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Phishing

Phishing is a method used by fraudsters to access valuable personal details, such as usernames and passwords.

These can have a monetary value to criminals. Phishing can also involve sending malicious attachments or website links in an effort to infect computers or mobile devices. Criminals often send bogus communications, ie. emails, letters, instant messages or text messages, which appear to be authentic communications from legitimate organisations.

What to look out for and what to do if you receive a phishing message:

Identity Theft IconBe Aware and Pro-active

When responding to emails never give your login or personal details. If you receive an email from a company that claims to be legitimate but is requesting these details, or a contact number tell them you will call them back. Use a contact number for the organisation that you have found correctly.

Use Your Spam Filter

If you detect a phishing email, mark the message as spam and delete it. This ensures that the message cannot reach your inbox in future.

Know Your Source

Never respond to a message from an unknown source. Take care not to click any embedded links.

Safety tips:

  • Phishing is still a threat. Always remember that banks will never contact their customers by email to ask for passwords or any other sensitive information by clicking on a link and visiting a website.
  • The email address that appears in the 'from' field of an email is not a guarantee that the email came from the person or organisation that it claims to have originated from.
  • Fraudsters are unlikely to know your real name, so the email may address you in vague terms, for example 'Dear Valued Customer'.
  • Phishing emails will probably contain odd 'spe11ings' or 'cApitALs in the 'subject' box and contain spelling or grammatical errors in the email - this is an attempt to get around spam filters and into your inbox.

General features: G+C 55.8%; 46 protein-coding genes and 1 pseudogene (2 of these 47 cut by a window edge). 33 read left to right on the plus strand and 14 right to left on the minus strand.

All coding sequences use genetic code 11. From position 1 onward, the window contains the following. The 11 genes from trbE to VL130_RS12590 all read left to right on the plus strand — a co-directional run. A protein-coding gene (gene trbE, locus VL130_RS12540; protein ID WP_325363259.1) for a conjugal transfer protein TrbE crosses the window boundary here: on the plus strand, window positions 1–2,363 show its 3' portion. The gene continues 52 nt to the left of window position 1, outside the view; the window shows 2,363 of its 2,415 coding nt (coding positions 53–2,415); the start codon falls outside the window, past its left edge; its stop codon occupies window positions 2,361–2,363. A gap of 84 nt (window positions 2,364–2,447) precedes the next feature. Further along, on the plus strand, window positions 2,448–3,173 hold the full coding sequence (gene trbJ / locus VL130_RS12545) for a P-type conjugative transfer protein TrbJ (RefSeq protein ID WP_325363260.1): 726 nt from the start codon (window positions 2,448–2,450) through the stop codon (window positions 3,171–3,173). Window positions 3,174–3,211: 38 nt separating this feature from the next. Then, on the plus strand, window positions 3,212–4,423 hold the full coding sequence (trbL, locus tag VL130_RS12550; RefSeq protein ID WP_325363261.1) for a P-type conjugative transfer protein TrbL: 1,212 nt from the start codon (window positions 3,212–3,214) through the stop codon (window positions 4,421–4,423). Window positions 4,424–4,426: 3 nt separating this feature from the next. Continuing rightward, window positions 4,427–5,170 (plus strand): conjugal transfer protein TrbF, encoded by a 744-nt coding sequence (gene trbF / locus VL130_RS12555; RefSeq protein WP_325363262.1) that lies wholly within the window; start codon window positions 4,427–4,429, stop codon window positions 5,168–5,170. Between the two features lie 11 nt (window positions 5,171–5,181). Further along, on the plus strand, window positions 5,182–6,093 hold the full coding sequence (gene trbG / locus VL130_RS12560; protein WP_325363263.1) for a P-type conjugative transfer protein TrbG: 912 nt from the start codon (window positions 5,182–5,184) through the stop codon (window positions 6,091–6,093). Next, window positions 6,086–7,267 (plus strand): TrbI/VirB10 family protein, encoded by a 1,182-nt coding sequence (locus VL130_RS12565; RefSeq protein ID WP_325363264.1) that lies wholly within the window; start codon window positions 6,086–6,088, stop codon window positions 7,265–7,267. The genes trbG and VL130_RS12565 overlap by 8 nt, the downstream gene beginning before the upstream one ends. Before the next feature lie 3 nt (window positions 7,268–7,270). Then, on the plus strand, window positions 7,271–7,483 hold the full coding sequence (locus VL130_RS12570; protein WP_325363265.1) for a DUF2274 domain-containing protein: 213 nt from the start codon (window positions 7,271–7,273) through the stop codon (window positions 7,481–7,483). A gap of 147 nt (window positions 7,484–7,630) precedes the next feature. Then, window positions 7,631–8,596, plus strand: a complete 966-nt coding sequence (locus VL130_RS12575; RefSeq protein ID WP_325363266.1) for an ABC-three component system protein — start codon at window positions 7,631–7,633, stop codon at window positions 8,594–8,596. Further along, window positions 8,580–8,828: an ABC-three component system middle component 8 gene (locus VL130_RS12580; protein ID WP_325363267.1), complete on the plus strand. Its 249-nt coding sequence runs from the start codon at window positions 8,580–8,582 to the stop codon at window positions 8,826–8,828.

If you are a victim of a phishing scam you should report it to Action Fraud.

Advice for students to be aware of phising scam

University students in Staffordshire and the UK are being warned about a phishing scam by fraudsters as part of a new campaign being launched by the National Fraud Intelligence Bureau.

As part of the scam, students will receive a fake email from the finance department of their University saying that they have been awarded an educational grant.

When the recipient clicks on the link, they are asked to supply personal information and banking details such as usernames, passwords and credit card information which can then be used to defraud the person involved.

Phishing is a method used by fraudsters to access valuable personal details about an individual which can be used for various reasons including stealing money or to infect computers and mobile devices.

You should never provide any personal information or financial details to anyone unless you are absolutely sure it is safe to do so.

If you believe you have been the victim of phishing or any other type of fraud, you should report it to Action Fraud on 0300 123 2040 or online at Action Fraud.

For more information about the campaign, please visit the National Fraud Intelligence Bureau's website.

Students to be Aware of Phishing Campaign

University students in Staffordshire and the UK are being warned by the National Fraud Intelligence Bureau about a phishing scam by fraudsters.

As part of the scam, students will receive a fake email from the finance department of their University saying that they have been awarded an educational grant.

When the recipient clicks on the link, they are asked to supply personal information and banking details such as usernames, passwords and credit card information which can then be used to defraud the person involved.

Phishing is a method used by fraudsters to access valuable personal details about an individual which can be used for various reasons including stealing money or to infect computers and mobile devices.

You should never provide any personal information or financial details to anyone unless you are absolutely sure it is safe to do so.

If you believe you have been the victim of phishing or any other type of fraud, you should report it to Action Fraud on 0300 123 2040 or online at Action Fraud.

For more information about the campaign, please visit the National Fraud Intelligence Bureau's website.